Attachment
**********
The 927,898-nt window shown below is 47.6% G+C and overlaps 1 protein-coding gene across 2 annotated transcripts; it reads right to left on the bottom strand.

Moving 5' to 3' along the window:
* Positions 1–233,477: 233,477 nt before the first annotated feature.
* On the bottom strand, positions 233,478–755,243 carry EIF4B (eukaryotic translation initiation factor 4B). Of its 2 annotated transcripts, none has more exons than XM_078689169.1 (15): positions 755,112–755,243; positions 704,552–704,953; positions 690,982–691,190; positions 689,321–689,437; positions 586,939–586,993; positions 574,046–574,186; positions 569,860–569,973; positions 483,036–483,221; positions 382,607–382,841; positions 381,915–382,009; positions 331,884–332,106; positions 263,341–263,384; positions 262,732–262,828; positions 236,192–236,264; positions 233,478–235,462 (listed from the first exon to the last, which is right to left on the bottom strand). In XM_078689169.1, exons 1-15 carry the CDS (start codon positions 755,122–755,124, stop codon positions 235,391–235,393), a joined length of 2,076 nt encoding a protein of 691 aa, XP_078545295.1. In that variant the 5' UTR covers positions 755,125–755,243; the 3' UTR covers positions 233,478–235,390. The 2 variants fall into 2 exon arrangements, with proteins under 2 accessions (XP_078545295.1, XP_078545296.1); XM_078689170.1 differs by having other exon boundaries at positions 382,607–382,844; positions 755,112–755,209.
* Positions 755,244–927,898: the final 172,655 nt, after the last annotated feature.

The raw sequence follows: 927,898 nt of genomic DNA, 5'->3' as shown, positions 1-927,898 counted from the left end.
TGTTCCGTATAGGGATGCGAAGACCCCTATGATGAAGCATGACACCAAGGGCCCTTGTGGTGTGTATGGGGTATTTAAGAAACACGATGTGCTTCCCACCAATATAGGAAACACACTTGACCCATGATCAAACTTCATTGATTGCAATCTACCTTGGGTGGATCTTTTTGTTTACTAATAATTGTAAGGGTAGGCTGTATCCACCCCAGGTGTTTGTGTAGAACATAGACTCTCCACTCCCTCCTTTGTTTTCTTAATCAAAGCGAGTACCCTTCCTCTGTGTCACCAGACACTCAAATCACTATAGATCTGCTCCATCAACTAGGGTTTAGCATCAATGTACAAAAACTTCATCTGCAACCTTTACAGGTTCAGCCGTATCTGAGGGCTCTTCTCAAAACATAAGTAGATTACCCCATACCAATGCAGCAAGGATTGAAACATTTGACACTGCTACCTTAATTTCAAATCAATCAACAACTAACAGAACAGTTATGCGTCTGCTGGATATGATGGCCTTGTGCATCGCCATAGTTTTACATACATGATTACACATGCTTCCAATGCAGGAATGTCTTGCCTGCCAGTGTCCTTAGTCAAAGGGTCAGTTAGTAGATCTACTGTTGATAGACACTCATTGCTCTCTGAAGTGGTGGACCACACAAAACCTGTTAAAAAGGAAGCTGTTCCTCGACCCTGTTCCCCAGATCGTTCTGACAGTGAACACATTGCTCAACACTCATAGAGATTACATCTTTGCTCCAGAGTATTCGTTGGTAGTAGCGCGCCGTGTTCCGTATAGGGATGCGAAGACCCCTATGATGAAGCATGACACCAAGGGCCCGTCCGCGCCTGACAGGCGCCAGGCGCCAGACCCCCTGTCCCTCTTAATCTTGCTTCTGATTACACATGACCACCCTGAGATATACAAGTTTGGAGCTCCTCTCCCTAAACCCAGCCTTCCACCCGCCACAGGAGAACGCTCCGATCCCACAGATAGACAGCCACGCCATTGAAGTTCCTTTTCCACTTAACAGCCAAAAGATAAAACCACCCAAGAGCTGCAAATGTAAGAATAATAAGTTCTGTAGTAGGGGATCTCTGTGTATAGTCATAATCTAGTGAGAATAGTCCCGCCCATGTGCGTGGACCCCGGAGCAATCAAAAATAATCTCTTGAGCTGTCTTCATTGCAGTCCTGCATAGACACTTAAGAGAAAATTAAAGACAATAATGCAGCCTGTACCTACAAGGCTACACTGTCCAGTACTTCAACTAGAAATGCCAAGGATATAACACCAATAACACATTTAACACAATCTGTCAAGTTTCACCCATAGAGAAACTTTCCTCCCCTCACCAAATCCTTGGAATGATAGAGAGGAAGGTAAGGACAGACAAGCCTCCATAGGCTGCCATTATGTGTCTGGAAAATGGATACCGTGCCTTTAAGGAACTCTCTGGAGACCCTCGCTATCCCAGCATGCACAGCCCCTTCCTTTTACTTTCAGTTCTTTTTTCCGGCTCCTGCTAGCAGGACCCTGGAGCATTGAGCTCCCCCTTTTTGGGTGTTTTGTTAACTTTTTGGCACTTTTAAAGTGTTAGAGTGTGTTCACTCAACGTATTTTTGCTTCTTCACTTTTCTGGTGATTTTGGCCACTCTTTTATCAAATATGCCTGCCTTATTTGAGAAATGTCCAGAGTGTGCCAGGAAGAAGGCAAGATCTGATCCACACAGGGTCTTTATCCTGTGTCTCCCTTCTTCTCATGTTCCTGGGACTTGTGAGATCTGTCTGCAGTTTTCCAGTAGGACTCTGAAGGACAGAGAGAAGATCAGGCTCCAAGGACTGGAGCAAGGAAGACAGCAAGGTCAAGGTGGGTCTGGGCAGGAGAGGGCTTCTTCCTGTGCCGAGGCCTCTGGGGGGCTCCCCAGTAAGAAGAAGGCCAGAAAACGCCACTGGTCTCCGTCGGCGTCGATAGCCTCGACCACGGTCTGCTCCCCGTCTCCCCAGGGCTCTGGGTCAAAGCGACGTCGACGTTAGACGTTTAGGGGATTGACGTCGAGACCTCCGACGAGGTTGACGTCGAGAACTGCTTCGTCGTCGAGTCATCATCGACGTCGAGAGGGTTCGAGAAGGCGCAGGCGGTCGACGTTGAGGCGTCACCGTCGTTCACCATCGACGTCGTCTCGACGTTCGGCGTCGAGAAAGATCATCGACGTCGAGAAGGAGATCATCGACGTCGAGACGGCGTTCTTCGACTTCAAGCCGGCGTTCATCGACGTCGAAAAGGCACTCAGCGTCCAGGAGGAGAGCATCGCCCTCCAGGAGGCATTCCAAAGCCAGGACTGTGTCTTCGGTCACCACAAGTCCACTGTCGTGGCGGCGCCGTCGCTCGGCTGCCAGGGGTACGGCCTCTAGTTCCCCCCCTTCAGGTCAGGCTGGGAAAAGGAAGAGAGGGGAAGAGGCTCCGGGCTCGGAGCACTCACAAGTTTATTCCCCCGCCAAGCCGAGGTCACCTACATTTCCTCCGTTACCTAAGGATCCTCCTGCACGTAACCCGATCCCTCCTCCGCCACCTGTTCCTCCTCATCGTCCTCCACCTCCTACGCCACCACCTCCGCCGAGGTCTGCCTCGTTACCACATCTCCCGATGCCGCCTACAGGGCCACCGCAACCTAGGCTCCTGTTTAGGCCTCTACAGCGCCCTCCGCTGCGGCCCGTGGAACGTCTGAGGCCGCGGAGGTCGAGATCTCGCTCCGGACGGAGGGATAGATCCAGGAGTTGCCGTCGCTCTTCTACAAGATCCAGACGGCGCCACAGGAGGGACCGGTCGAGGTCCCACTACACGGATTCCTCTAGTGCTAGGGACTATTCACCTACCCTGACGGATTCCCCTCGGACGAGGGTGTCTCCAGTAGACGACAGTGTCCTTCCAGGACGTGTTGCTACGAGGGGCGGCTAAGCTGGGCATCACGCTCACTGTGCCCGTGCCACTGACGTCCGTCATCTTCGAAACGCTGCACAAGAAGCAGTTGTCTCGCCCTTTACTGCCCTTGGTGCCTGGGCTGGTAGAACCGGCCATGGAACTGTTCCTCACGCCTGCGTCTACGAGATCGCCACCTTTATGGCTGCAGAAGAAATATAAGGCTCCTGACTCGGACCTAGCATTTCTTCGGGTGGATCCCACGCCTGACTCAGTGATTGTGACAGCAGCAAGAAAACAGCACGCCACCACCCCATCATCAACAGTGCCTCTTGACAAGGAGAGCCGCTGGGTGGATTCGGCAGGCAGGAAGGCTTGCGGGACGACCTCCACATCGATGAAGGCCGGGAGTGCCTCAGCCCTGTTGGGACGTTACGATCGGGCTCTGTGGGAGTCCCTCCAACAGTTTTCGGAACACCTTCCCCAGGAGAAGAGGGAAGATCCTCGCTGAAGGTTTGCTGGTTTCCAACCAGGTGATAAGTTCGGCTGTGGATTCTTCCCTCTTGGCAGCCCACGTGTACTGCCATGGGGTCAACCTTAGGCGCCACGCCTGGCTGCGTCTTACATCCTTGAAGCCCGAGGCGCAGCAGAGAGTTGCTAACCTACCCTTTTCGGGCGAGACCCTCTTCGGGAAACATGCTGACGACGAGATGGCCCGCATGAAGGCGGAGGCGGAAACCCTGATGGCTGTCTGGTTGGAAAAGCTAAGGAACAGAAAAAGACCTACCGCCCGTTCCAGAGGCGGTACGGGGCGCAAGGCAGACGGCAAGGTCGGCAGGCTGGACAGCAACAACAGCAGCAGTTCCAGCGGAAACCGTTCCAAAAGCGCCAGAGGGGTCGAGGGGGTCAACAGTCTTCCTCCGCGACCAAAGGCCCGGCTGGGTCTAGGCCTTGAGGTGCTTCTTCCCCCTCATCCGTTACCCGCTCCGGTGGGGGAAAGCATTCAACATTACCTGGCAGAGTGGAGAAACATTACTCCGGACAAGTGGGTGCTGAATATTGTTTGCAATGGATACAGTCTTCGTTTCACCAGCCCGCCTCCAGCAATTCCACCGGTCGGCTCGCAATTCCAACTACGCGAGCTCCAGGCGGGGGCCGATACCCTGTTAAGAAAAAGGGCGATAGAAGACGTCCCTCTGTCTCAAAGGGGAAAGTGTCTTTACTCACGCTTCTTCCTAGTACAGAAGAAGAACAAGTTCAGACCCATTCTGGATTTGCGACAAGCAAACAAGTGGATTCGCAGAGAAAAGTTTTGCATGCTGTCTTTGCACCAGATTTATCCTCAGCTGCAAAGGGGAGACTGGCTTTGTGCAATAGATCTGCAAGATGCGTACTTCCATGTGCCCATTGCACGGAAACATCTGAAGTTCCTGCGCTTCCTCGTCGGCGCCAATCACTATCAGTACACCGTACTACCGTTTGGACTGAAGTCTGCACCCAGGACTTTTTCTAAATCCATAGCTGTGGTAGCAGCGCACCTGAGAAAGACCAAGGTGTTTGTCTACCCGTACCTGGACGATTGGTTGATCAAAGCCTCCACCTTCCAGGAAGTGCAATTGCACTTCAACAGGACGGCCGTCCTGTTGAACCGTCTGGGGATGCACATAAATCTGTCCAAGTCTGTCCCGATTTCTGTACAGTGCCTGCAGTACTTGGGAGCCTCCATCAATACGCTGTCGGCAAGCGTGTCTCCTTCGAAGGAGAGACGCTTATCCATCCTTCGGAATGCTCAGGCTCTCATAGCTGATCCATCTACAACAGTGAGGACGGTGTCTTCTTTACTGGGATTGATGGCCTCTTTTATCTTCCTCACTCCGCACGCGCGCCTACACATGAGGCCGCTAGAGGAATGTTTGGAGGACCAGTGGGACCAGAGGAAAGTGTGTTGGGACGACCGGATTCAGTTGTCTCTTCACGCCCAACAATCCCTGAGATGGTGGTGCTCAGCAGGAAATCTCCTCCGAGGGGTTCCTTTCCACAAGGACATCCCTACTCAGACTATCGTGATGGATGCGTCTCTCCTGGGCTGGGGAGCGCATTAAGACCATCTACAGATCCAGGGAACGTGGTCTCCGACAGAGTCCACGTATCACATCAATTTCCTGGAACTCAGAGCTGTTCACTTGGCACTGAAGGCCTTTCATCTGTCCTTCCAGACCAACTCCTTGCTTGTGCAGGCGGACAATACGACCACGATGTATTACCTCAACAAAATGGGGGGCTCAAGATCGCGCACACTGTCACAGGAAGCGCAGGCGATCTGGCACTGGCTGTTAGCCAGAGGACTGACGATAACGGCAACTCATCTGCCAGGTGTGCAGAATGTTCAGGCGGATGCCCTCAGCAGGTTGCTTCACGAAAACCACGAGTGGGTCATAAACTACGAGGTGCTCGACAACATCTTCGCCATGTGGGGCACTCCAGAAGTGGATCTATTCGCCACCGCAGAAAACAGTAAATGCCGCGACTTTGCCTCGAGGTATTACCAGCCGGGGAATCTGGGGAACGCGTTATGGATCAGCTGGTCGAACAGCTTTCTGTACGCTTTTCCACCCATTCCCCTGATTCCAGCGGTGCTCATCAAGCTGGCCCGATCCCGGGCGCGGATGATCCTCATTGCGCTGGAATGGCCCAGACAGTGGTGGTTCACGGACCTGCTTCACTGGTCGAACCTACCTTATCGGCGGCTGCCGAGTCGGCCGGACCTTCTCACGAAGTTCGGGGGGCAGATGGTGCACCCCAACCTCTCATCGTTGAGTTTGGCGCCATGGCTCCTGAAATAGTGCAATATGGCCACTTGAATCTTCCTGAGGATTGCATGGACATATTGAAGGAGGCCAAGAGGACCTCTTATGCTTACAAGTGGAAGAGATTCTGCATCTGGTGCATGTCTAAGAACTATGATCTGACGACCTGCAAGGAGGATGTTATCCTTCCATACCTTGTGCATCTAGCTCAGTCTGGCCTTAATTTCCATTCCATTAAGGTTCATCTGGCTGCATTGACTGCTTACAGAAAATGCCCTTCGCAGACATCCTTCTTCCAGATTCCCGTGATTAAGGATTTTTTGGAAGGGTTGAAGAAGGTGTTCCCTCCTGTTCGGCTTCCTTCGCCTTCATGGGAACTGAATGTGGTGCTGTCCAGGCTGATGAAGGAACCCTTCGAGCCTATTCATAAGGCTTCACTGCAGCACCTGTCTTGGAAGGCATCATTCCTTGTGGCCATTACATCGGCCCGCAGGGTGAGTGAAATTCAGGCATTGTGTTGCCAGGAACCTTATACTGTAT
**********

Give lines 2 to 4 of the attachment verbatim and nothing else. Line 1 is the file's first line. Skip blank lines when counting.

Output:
Moving 5' to 3' along the window:
* Positions 1–233,477: 233,477 nt before the first annotated feature.
* On the bottom strand, positions 233,478–755,243 carry EIF4B (eukaryotic translation initiation factor 4B). Of its 2 annotated transcripts, none has more exons than XM_078689169.1 (15): positions 755,112–755,243; positions 704,552–704,953; positions 690,982–691,190; positions 689,321–689,437; positions 586,939–586,993; positions 574,046–574,186; positions 569,860–569,973; positions 483,036–483,221; positions 382,607–382,841; positions 381,915–382,009; positions 331,884–332,106; positions 263,341–263,384; positions 262,732–262,828; positions 236,192–236,264; positions 233,478–235,462 (listed from the first exon to the last, which is right to left on the bottom strand). In XM_078689169.1, exons 1-15 carry the CDS (start codon positions 755,122–755,124, stop codon positions 235,391–235,393), a joined length of 2,076 nt encoding a protein of 691 aa, XP_078545295.1. In that variant the 5' UTR covers positions 755,125–755,243; the 3' UTR covers positions 233,478–235,390. The 2 variants fall into 2 exon arrangements, with proteins under 2 accessions (XP_078545295.1, XP_078545296.1); XM_078689170.1 differs by having other exon boundaries at positions 382,607–382,844; positions 755,112–755,209.